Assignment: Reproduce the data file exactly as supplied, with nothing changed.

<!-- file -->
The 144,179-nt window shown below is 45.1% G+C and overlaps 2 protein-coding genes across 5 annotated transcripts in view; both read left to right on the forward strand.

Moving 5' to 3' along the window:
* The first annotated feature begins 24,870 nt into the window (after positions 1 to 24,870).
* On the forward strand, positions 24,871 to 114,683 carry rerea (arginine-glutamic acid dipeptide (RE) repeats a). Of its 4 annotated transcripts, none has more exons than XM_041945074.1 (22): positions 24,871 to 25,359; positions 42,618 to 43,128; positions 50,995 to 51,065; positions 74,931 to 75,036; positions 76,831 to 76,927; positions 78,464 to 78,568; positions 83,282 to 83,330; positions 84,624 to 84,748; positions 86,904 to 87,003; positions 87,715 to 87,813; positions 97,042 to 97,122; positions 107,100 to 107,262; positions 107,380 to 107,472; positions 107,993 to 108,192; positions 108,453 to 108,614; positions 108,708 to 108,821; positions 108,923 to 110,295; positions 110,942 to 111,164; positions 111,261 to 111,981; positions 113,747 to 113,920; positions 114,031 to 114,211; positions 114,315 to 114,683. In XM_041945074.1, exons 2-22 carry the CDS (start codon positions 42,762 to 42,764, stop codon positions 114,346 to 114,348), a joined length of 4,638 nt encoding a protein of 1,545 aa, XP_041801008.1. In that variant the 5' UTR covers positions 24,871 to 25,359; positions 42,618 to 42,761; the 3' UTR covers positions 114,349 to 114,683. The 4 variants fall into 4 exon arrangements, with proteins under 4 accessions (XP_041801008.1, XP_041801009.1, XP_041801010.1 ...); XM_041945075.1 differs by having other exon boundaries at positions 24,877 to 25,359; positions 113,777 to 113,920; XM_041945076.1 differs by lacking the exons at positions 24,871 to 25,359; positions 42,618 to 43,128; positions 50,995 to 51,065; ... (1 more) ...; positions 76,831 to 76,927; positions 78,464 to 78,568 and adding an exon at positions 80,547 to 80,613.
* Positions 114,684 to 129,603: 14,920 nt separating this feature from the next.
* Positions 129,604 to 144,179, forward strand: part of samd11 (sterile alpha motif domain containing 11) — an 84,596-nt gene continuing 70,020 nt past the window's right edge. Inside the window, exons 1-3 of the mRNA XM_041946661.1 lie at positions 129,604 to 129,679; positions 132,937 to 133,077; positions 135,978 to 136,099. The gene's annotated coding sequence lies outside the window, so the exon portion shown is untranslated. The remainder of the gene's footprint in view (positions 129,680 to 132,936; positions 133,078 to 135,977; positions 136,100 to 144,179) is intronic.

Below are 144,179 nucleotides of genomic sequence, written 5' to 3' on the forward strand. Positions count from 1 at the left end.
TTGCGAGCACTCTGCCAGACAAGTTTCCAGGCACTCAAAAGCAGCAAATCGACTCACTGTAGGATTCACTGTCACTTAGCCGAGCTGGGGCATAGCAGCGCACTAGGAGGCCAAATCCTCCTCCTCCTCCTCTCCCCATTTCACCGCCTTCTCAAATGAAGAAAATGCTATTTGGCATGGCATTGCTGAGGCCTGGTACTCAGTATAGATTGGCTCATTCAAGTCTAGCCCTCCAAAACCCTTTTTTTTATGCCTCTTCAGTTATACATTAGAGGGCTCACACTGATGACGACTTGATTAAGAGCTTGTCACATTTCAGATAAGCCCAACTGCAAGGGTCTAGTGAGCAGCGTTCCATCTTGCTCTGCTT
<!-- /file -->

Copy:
The 144,179-nt window shown below is 45.1% G+C and overlaps 2 protein-coding genes across 5 annotated transcripts in view; both read left to right on the forward strand.

Moving 5' to 3' along the window:
* The first annotated feature begins 24,870 nt into the window (after positions 1 to 24,870).
* On the forward strand, positions 24,871 to 114,683 carry rerea (arginine-glutamic acid dipeptide (RE) repeats a). Of its 4 annotated transcripts, none has more exons than XM_041945074.1 (22): positions 24,871 to 25,359; positions 42,618 to 43,128; positions 50,995 to 51,065; positions 74,931 to 75,036; positions 76,831 to 76,927; positions 78,464 to 78,568; positions 83,282 to 83,330; positions 84,624 to 84,748; positions 86,904 to 87,003; positions 87,715 to 87,813; positions 97,042 to 97,122; positions 107,100 to 107,262; positions 107,380 to 107,472; positions 107,993 to 108,192; positions 108,453 to 108,614; positions 108,708 to 108,821; positions 108,923 to 110,295; positions 110,942 to 111,164; positions 111,261 to 111,981; positions 113,747 to 113,920; positions 114,031 to 114,211; positions 114,315 to 114,683. In XM_041945074.1, exons 2-22 carry the CDS (start codon positions 42,762 to 42,764, stop codon positions 114,346 to 114,348), a joined length of 4,638 nt encoding a protein of 1,545 aa, XP_041801008.1. In that variant the 5' UTR covers positions 24,871 to 25,359; positions 42,618 to 42,761; the 3' UTR covers positions 114,349 to 114,683. The 4 variants fall into 4 exon arrangements, with proteins under 4 accessions (XP_041801008.1, XP_041801009.1, XP_041801010.1 ...); XM_041945075.1 differs by having other exon boundaries at positions 24,877 to 25,359; positions 113,777 to 113,920; XM_041945076.1 differs by lacking the exons at positions 24,871 to 25,359; positions 42,618 to 43,128; positions 50,995 to 51,065; ... (1 more) ...; positions 76,831 to 76,927; positions 78,464 to 78,568 and adding an exon at positions 80,547 to 80,613.
* Positions 114,684 to 129,603: 14,920 nt separating this feature from the next.
* Positions 129,604 to 144,179, forward strand: part of samd11 (sterile alpha motif domain containing 11) — an 84,596-nt gene continuing 70,020 nt past the window's right edge. Inside the window, exons 1-3 of the mRNA XM_041946661.1 lie at positions 129,604 to 129,679; positions 132,937 to 133,077; positions 135,978 to 136,099. The gene's annotated coding sequence lies outside the window, so the exon portion shown is untranslated. The remainder of the gene's footprint in view (positions 129,680 to 132,936; positions 133,078 to 135,977; positions 136,100 to 144,179) is intronic.

Below are 144,179 nucleotides of genomic sequence, written 5' to 3' on the forward strand. Positions count from 1 at the left end.
TTGCGAGCACTCTGCCAGACAAGTTTCCAGGCACTCAAAAGCAGCAAATCGACTCACTGTAGGATTCACTGTCACTTAGCCGAGCTGGGGCATAGCAGCGCACTAGGAGGCCAAATCCTCCTCCTCCTCCTCTCCCCATTTCACCGCCTTCTCAAATGAAGAAAATGCTATTTGGCATGGCATTGCTGAGGCCTGGTACTCAGTATAGATTGGCTCATTCAAGTCTAGCCCTCCAAAACCCTTTTTTTTATGCCTCTTCAGTTATACATTAGAGGGCTCACACTGATGACGACTTGATTAAGAGCTTGTCACATTTCAGATAAGCCCAACTGCAAGGGTCTAGTGAGCAGCGTTCCATCTTGCTCTGCTT